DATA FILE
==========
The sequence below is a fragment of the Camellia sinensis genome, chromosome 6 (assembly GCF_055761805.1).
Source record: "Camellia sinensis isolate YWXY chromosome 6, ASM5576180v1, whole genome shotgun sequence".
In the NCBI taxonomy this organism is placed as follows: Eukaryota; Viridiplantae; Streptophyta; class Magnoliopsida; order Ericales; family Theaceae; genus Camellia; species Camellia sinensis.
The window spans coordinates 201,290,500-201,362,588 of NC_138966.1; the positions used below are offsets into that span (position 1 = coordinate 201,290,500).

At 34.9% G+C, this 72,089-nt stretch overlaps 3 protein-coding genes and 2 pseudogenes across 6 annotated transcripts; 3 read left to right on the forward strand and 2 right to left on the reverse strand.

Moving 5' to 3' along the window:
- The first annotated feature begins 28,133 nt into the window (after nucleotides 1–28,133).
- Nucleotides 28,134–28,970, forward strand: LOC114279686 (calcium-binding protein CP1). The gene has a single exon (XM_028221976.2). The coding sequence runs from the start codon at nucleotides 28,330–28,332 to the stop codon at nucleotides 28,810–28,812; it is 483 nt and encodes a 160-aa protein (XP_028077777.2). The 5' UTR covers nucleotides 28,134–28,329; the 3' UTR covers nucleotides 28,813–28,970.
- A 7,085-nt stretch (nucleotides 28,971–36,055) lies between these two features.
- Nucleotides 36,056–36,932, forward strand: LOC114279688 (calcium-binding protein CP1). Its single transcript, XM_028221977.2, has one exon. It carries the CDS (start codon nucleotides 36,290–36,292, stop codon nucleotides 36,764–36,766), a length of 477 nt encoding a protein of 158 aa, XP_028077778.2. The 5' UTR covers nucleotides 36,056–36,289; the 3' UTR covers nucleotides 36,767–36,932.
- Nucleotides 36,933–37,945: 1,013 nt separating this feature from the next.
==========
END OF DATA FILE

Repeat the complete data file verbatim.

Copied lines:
The sequence below is a fragment of the Camellia sinensis genome, chromosome 6 (assembly GCF_055761805.1).
Source record: "Camellia sinensis isolate YWXY chromosome 6, ASM5576180v1, whole genome shotgun sequence".
In the NCBI taxonomy this organism is placed as follows: Eukaryota; Viridiplantae; Streptophyta; class Magnoliopsida; order Ericales; family Theaceae; genus Camellia; species Camellia sinensis.
The window spans coordinates 201,290,500-201,362,588 of NC_138966.1; the positions used below are offsets into that span (position 1 = coordinate 201,290,500).

At 34.9% G+C, this 72,089-nt stretch overlaps 3 protein-coding genes and 2 pseudogenes across 6 annotated transcripts; 3 read left to right on the forward strand and 2 right to left on the reverse strand.

Moving 5' to 3' along the window:
- The first annotated feature begins 28,133 nt into the window (after nucleotides 1–28,133).
- Nucleotides 28,134–28,970, forward strand: LOC114279686 (calcium-binding protein CP1). The gene has a single exon (XM_028221976.2). The coding sequence runs from the start codon at nucleotides 28,330–28,332 to the stop codon at nucleotides 28,810–28,812; it is 483 nt and encodes a 160-aa protein (XP_028077777.2). The 5' UTR covers nucleotides 28,134–28,329; the 3' UTR covers nucleotides 28,813–28,970.
- A 7,085-nt stretch (nucleotides 28,971–36,055) lies between these two features.
- Nucleotides 36,056–36,932, forward strand: LOC114279688 (calcium-binding protein CP1). Its single transcript, XM_028221977.2, has one exon. It carries the CDS (start codon nucleotides 36,290–36,292, stop codon nucleotides 36,764–36,766), a length of 477 nt encoding a protein of 158 aa, XP_028077778.2. The 5' UTR covers nucleotides 36,056–36,289; the 3' UTR covers nucleotides 36,767–36,932.
- Nucleotides 36,933–37,945: 1,013 nt separating this feature from the next.